Investigations of the irradiation hardening on a ferritic model alloy from spherical nano-indentations

Ferritic steels are used as structural components in the current operating nuclear power plants and more advanced variants, such as oxide-dispersion strengthened steels, are foreseen for the next generation of fission as well as fusion reactors. A crucial point to assess is the degradation of the mechanical properties induced by neutron irradiation and to improve their radiation resistance. As a consequence, investigations on neutron irradiated materials are required to measure the irradiation hardening (increase of flow stress) and embrittlement (decrease of toughness). However, only few neutron irradiation facilities are available and irradiations are very costly. In addition, handling and testing radioactive standard specimens, which are relatively big, can be done only in a limited number of hot-laboratories equipped with the appropriate hot-cells and shielded testing devices. Thus, over the years, ion beam irradiations have been contemplated as surrogate to neutron ones. However, the penetration depth of heavy ions up to 100 MeV remains lower than 10 mm in steels while protons with that energy penetrate deeper in steel, up to 1 cm. Hence, to determine the change in material strength following ion irradiations, micro-mechanical testing sampling tiny amount of materials is inevitable. Nano- and micro-indentation experiments have long been used for this purpose where empirical relationships between hardness values and tensile properties have been established. However, evaluation the tensile properties of the bulk from nano-indentation tests that produce deformed volumes with a characteristic length of few tens of microns is not straightforward. So, a program of nano-indentations tests has been tailored to address the possibility of extracting reliable mechanical material properties from indentation tests, where the underlying physics of size effect and length scale associated with indentation is well understood and taken into account.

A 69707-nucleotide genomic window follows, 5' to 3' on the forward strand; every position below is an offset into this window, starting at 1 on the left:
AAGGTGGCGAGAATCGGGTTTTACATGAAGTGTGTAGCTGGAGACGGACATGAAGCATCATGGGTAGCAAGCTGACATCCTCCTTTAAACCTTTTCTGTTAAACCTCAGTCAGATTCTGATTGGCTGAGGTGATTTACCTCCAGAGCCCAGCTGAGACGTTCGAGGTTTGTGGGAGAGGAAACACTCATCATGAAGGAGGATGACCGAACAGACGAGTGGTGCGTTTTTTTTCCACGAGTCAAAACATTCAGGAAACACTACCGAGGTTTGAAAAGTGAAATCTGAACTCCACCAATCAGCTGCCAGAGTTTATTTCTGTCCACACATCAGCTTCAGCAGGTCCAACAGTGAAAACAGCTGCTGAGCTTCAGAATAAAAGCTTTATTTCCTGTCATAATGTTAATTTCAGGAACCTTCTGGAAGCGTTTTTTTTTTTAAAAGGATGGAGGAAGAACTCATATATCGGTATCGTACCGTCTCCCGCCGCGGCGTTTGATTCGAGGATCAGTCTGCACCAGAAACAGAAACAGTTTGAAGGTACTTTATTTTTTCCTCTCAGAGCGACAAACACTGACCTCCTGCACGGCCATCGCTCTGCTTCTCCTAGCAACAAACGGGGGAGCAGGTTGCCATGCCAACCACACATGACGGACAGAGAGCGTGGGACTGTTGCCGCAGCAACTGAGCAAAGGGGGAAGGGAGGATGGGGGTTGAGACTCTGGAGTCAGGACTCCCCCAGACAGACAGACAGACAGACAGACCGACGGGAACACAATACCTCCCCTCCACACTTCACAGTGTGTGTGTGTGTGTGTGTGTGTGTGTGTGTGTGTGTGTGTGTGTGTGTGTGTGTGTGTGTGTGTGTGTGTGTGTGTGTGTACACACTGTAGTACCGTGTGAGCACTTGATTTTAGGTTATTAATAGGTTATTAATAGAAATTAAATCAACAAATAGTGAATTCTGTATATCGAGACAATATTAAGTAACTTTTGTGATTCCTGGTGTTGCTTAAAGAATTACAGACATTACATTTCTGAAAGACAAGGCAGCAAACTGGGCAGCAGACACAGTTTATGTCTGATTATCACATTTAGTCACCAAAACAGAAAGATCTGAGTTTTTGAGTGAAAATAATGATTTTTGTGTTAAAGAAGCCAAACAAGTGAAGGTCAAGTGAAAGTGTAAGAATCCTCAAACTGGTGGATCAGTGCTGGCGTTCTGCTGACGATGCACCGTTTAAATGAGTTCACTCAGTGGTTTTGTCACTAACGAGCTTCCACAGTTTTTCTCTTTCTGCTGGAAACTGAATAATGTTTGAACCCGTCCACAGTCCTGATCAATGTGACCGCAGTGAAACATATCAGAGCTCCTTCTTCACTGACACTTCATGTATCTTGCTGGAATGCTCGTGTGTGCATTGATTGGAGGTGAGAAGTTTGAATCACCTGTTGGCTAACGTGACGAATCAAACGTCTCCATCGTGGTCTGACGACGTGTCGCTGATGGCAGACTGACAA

Among the characteristic lengths, there are those associated with the structure (grain size, dislocations density, point defects, small defects clusters, etc…), and those related to the size of the plastic zone, or to the size of the indent. Thus, we can classify the size effects into two categories: structural size effect and indentation size effect. In order to separate these two effects, a Fe-9Cr ferritic model-alloy with an equiaxed grain microstructure was produced. The grain size of the alloy was about 80 to 100 mm.

Figure 1: Equiaxed microstructure of the Fe9Cr model alloys and schematic representation of the indentation size relative to the grain size.

The choice of this microstructure was done to separate the effects of grain size from that of indentation size on spherical indentation stress obtained with different equivalent radii. In this work, a Berkovich tip was used for the indentation, from which an equivalent contact radius of a spherical indenter can be calculated. Figure 1 shows that, for the selected penetration depths, the equivalent contact radius of a spherical indent remains confined within one grain. In addition, another characteristic length scale was added, which was related to the density and size of irradiation defects introduced by irradiations with 7.2 MeV protons. The main advantage of such irradiations resides in the relatively large penetration depth of the protons into the specimens. As shown in Figure 2, a 50 mm thick layer can be homogenously irradiated; the homogeneity of the irradiation is realized with the use of a 24 aluminum foils degrader wheel. The plastic zone created by the nano-indentation remains within the irradiated layer so that a homogeneous irradiated volume of materials is sampled.